Legislation that bans lead from children's products was signed Thursday by President George W. Bush, giving the United States the toughest standard in the world. The bill was passed by both houses of Congress two weeks ago.
Under the new law, lead beyond minute levels is prohibited in products for children under 12 years old, the Associated Press reported. Last year, lead paint was a major factor in U.S. recalls of 45 million toys and other children's products, mainly from China.
The new legislation also bans the use of phthalates, chemicals used to make plastic products softer and more flexible. It also gives the federal Consumer Product Safety Commission more money and power to oversee testing of products and to penalize violators.
Each year in the United States, unsafe products cause about 28,000 deaths, according to the CPSC. Last year, faulty consumer products injured more than 33 million people, the AP reported.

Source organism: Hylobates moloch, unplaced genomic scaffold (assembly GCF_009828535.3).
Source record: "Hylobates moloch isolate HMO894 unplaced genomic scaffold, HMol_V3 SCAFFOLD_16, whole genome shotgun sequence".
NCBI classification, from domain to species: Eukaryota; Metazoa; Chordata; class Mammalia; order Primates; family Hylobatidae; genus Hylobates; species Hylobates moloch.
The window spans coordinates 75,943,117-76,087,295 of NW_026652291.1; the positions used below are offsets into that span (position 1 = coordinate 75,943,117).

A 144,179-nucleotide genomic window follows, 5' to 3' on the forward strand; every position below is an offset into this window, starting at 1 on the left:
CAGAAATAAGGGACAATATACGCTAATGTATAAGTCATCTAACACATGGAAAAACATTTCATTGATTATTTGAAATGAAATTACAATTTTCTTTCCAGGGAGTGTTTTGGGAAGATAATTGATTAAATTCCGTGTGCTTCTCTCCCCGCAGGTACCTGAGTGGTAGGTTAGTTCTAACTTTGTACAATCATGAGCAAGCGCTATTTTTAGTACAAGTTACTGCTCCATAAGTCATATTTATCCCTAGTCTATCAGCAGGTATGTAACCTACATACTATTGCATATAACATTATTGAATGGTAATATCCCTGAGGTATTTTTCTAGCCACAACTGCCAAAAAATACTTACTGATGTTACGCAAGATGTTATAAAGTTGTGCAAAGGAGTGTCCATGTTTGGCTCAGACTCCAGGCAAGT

Neck Artery Stent Devices Recalled
Stents and related devices made by Boston Scientific -- used to keep once-clogged neck arteries open -- are being recalled because of problems with the system used to implant the stents, the U.S. Food and Drug Administration said Thursday.
The recall affecting the NexStent Monorail, NexStent Carotid Stent and Monorail Delivery System does not affect devices that have already been implanted, the Dow Jones news service reported. Affected devices were produced between June 12, 2007 and May 2, 2008.
Stents are hollow tubes of wire mesh that are surgically implanted inside an artery to keep it open after a procedure to unclog the blood vessel. The affected devices are meant to be used in the carotid artery, a primary supplier of blood to the brain. They're being recalled because "the tip of the stent delivery system may detach from the delivery system during the procedure," the news service said, citing a notice on the FDA's Web site.
This problem could "lead to increased procedure time, cause vessel wall injury, stroke and/or emergency surgery to remove the detached tip," the agency warning continued.
The FDA said Boston Scientific sent a recall letter to customers on June 6.